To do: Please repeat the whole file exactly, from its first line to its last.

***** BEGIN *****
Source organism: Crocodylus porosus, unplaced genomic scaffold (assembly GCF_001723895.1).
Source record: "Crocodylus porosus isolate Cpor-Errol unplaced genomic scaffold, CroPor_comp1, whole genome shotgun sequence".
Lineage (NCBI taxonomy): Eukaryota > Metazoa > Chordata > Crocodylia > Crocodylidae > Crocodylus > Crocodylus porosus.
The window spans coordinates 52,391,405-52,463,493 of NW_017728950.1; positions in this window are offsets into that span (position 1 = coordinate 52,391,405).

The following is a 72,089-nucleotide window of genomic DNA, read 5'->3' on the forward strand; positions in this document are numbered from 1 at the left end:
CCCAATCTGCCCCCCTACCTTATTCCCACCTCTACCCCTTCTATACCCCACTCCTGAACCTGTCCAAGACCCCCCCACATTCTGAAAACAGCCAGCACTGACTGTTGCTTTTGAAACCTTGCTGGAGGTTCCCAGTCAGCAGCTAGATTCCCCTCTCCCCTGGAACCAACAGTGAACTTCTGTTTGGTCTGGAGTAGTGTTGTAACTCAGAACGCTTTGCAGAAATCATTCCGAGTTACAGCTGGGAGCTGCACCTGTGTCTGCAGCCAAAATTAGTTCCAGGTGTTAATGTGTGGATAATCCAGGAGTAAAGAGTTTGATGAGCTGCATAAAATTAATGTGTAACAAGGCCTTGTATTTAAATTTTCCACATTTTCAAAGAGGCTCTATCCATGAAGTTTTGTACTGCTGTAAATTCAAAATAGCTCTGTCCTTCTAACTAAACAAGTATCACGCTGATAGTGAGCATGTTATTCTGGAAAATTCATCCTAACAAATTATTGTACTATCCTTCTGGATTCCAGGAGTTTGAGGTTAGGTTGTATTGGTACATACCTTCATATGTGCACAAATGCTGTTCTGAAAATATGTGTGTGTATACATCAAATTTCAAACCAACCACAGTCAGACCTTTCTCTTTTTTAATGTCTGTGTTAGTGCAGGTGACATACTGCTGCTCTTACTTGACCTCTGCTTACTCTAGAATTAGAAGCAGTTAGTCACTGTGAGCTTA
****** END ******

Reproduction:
Source organism: Crocodylus porosus, unplaced genomic scaffold (assembly GCF_001723895.1).
Source record: "Crocodylus porosus isolate Cpor-Errol unplaced genomic scaffold, CroPor_comp1, whole genome shotgun sequence".
Lineage (NCBI taxonomy): Eukaryota > Metazoa > Chordata > Crocodylia > Crocodylidae > Crocodylus > Crocodylus porosus.
The window spans coordinates 52,391,405-52,463,493 of NW_017728950.1; positions in this window are offsets into that span (position 1 = coordinate 52,391,405).

The following is a 72,089-nucleotide window of genomic DNA, read 5'->3' on the forward strand; positions in this document are numbered from 1 at the left end:
CCCAATCTGCCCCCCTACCTTATTCCCACCTCTACCCCTTCTATACCCCACTCCTGAACCTGTCCAAGACCCCCCCACATTCTGAAAACAGCCAGCACTGACTGTTGCTTTTGAAACCTTGCTGGAGGTTCCCAGTCAGCAGCTAGATTCCCCTCTCCCCTGGAACCAACAGTGAACTTCTGTTTGGTCTGGAGTAGTGTTGTAACTCAGAACGCTTTGCAGAAATCATTCCGAGTTACAGCTGGGAGCTGCACCTGTGTCTGCAGCCAAAATTAGTTCCAGGTGTTAATGTGTGGATAATCCAGGAGTAAAGAGTTTGATGAGCTGCATAAAATTAATGTGTAACAAGGCCTTGTATTTAAATTTTCCACATTTTCAAAGAGGCTCTATCCATGAAGTTTTGTACTGCTGTAAATTCAAAATAGCTCTGTCCTTCTAACTAAACAAGTATCACGCTGATAGTGAGCATGTTATTCTGGAAAATTCATCCTAACAAATTATTGTACTATCCTTCTGGATTCCAGGAGTTTGAGGTTAGGTTGTATTGGTACATACCTTCATATGTGCACAAATGCTGTTCTGAAAATATGTGTGTGTATACATCAAATTTCAAACCAACCACAGTCAGACCTTTCTCTTTTTTAATGTCTGTGTTAGTGCAGGTGACATACTGCTGCTCTTACTTGACCTCTGCTTACTCTAGAATTAGAAGCAGTTAGTCACTGTGAGCTTA